• Sep 14, 2006

General Motors' recent (and vague) announcement of a new V8 diesel has led to significant speculation, especially with regard to power output and packaging size of the engine. As a preemptive strike against doubters, the company recently allowed Diesel Forecast to take a spin in a Buick Rainer equipped with the mystery oil-burner.

For starters, the "light duty" (intended for vehicles with a GVWR of under 8,600 lbs) will produce somewhere in the neighborhood of 330 HP and 520 lb-ft of torque. All that torque comes online around 1800 RPM and extends to 4500 RPM. We feel that these numbers should keep the average driver quite happy (diesel power junkies will just have to wait until aftermarket PCM tuners become available). For this we can credit the wonders of variable-geometry turbocharging, although at this point GM is not saying how many hairdryers they are using (two would be our guess, given the direction in which others are moving).

We were skeptical that a DOHC turbocharged V8 would fit into the same space as GM's ultra-compact pushrod gasoline V8s, but this does indeed appear to be the case (see the above outline drawing from GM, where its outline is shown against the GenIV L92). The fact that it fits under the hood of a GMT360 - a surprisingly tight environment, given the vehicle's external dimensions - speaks to the compact packaging of this engine, and means that we could see it popping up in just about any RWD product from the General.

On the emissions front, GM sees the engine utilizing urea injection with selective catalyst reduction to meet the EPA's 2010 Bin 5 regulations.

[Source: Diesel Forecast]



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  • 11 Comments
      • 8 Years Ago
      This is an interesting engine, but I think they should come out with a big 4 or small V6 turbodiesel, to get good torque and good fuel economy for midsize vehicles. They'll probably go more for the 6 for vibration, but once you get off idle a diesel 4 is smooth enough for most applications. Clean diesels returning 40 highway in Malibus and Equinoxes would probably move lots of units, but this V8 might be a way for them to serve the light truck/medium SUV market that's been so popular in the US.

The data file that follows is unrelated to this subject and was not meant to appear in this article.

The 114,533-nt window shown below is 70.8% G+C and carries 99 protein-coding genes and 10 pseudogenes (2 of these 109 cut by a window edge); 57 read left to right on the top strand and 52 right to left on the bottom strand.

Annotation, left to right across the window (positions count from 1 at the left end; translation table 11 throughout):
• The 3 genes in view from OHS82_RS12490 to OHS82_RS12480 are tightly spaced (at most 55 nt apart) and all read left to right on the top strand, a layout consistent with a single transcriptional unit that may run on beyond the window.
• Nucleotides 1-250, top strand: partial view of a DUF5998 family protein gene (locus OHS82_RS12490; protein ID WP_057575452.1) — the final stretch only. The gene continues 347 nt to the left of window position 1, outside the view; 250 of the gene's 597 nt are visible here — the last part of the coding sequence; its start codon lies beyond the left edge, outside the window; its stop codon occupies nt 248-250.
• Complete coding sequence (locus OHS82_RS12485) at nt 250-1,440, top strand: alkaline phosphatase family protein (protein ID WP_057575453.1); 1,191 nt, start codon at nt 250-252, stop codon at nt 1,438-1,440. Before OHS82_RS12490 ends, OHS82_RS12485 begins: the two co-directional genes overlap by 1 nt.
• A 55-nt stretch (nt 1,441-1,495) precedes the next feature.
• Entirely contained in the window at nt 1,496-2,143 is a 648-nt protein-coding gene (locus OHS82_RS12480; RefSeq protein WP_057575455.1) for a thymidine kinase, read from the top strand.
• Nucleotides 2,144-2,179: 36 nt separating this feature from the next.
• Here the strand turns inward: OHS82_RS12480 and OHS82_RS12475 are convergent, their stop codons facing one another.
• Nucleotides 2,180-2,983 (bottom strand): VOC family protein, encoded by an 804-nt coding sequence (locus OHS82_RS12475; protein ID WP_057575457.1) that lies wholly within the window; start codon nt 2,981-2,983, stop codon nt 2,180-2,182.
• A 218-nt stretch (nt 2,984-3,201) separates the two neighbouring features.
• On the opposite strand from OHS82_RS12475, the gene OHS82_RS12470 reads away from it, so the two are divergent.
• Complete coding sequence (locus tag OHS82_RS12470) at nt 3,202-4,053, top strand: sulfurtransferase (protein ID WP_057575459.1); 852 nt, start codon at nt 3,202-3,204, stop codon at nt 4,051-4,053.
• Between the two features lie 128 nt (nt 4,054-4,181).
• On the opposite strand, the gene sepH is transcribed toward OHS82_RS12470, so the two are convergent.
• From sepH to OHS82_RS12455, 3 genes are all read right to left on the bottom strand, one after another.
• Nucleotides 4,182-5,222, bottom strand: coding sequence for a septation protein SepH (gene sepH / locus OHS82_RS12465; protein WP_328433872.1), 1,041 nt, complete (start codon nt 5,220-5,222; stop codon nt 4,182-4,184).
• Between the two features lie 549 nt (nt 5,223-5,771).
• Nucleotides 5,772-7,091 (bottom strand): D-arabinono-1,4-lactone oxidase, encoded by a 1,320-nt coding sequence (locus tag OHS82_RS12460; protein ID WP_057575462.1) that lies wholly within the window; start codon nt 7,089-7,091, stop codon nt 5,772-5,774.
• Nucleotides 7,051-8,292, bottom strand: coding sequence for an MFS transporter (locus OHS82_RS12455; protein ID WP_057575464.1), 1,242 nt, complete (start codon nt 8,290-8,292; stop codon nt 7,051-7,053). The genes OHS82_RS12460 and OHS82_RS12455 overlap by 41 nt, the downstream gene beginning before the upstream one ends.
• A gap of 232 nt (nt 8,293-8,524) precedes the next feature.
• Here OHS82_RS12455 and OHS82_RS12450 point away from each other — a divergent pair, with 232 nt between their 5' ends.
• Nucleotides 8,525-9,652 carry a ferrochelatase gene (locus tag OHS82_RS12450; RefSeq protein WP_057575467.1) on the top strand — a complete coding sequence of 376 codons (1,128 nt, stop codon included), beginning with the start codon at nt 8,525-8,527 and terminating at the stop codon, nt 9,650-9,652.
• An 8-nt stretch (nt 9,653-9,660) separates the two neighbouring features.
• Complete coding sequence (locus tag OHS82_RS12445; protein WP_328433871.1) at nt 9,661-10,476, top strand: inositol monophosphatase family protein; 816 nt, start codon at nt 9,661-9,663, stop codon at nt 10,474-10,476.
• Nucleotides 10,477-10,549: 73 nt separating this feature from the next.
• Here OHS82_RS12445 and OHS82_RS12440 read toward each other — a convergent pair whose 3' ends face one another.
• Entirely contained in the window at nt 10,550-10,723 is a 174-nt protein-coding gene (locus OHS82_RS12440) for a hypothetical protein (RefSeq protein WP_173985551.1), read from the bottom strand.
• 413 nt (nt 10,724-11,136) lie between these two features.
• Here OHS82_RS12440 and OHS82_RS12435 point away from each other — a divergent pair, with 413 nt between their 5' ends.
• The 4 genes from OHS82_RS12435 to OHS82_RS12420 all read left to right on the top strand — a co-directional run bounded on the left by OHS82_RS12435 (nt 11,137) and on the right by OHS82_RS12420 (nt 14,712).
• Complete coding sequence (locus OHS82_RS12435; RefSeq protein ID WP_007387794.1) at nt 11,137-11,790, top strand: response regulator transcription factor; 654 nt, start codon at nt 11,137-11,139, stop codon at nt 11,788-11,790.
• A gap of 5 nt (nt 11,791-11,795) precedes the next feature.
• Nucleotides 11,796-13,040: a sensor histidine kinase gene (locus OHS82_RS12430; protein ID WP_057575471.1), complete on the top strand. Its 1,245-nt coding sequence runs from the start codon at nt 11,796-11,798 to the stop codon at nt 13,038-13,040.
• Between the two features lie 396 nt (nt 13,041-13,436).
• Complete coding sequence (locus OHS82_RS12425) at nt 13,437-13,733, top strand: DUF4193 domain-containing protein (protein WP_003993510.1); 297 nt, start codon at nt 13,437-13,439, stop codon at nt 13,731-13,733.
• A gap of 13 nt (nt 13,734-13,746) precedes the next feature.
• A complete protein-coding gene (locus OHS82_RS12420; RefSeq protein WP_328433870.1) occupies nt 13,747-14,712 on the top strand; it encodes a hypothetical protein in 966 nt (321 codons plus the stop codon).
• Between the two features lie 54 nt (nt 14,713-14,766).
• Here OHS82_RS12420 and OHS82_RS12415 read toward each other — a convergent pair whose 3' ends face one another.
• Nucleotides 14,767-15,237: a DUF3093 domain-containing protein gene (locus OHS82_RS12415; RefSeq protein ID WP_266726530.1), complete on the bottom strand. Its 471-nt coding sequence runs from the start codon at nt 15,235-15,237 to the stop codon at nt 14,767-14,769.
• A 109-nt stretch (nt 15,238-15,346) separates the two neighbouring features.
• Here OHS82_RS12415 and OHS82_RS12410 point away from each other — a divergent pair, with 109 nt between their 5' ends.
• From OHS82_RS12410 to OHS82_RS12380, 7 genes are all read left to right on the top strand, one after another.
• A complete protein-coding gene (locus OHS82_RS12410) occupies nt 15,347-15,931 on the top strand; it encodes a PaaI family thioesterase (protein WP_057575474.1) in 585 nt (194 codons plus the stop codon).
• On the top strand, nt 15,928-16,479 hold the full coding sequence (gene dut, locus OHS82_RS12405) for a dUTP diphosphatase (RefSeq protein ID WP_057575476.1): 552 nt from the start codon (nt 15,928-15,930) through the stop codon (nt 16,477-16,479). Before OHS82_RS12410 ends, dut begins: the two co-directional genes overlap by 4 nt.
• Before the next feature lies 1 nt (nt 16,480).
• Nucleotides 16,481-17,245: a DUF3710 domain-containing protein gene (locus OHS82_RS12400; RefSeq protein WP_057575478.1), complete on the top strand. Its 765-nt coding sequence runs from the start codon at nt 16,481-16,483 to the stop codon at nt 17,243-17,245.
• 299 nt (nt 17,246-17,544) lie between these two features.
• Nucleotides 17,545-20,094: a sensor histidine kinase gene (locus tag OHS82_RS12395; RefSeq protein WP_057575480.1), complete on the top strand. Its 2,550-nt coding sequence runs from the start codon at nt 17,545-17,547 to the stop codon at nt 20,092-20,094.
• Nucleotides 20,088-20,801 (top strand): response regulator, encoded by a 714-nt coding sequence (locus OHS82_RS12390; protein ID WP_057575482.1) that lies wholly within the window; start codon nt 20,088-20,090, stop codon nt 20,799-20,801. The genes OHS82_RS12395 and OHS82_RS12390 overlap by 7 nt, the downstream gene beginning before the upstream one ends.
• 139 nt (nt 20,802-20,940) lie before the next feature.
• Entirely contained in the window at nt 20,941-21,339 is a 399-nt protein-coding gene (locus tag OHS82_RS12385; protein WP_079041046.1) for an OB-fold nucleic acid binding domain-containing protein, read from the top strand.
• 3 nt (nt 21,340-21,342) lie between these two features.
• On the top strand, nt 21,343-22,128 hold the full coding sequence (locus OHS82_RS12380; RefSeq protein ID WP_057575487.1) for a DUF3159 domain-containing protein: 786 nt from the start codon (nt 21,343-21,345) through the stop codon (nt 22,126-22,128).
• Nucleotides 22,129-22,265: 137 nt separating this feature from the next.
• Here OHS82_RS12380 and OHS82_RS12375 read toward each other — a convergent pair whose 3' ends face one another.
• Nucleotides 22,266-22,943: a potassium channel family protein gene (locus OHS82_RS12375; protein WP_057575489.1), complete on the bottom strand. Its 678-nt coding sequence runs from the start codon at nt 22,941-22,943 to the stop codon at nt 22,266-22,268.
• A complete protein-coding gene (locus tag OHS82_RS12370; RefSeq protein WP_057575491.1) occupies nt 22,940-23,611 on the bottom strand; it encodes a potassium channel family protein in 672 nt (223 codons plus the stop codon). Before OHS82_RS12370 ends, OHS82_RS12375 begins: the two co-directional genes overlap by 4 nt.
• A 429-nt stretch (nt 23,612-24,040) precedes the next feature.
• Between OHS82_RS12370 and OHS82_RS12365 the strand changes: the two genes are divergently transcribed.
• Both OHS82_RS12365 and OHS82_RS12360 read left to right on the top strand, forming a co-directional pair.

• 8 Years Ago
      "Is that really what we'll have to do?"

      No, it'll be part of the service cycle, like oil, so you shouldn't need to top off as frequently as you fill up with gas (at least according to audi - different company, same problem).
      • 8 Years Ago
      Re: Jeff

      "I would assume the stuff would be available over the counter for do-it-yourselfers too but who knows."

      C'mon man, you know that *REAL* DIY'ers would just urinate in their own tank. ;-)
      • 8 Years Ago
      Am I the only one who doesn't understand what the heck that photo is supposed to be?
      • 8 Years Ago
      Somehow they look like states with the outline.
      • 8 Years Ago
      Can't wait:

      -Please fill 'er up with diesel, check the oil and TOP OFF THE UREA.

      Is that really what we'll have to do?
      • 8 Years Ago
      Urea and an oil change, the EPA thinks we the people are too lazy to do either. If I spend +20k on a vehicle I'm going to take care of it EPA. Besides I do not want a black cloud of smoke in my driveway every morning killing me.

      Finally a light duty diesel, better not cost 5-6k more than gas or I'm not going to buy it. Might as well buy the Chrysler's bluetec Cherokee which will only be a 1k more.

      Message to GM, the diesel better cost not much more than gas or no-go from me. 1k 1.5k max more and I'm in.

      GM make the diesel bio friendly for B100/SVO/WVO too, AMD got a lot of intel customers by making overclocking easy, which is analogous to gm making their cars easy to convert to biodiesel. lots of country boys like that idea, -- besides Gm already sells "flex fuel" vehicles, might as well make the diesel "flex fuel!!!"
      • 8 Years Ago
      "Please fill 'er up with diesel, check the oil and TOP OFF THE UREA.

      Is that really what we'll have to do?"

      Well, what I've been reading is the UREA tank will last approximately as long as the regular scheduled maintenance intervals (oil change etc.). The thought is take it to the dealer, have maintenance done and fill her up. I would assume the stuff would be available over the counter for do-it-yourselfers too but who knows.
      • 8 Years Ago
      Now that the general is on the diesel bandwagon maybe the EPA will get off the fence on the urea injection. They better test the crap outa this thing if they want to gain back at least a smidge of diesel respecct.
      • 8 Years Ago
      I'd like to see this in a RWD Impala.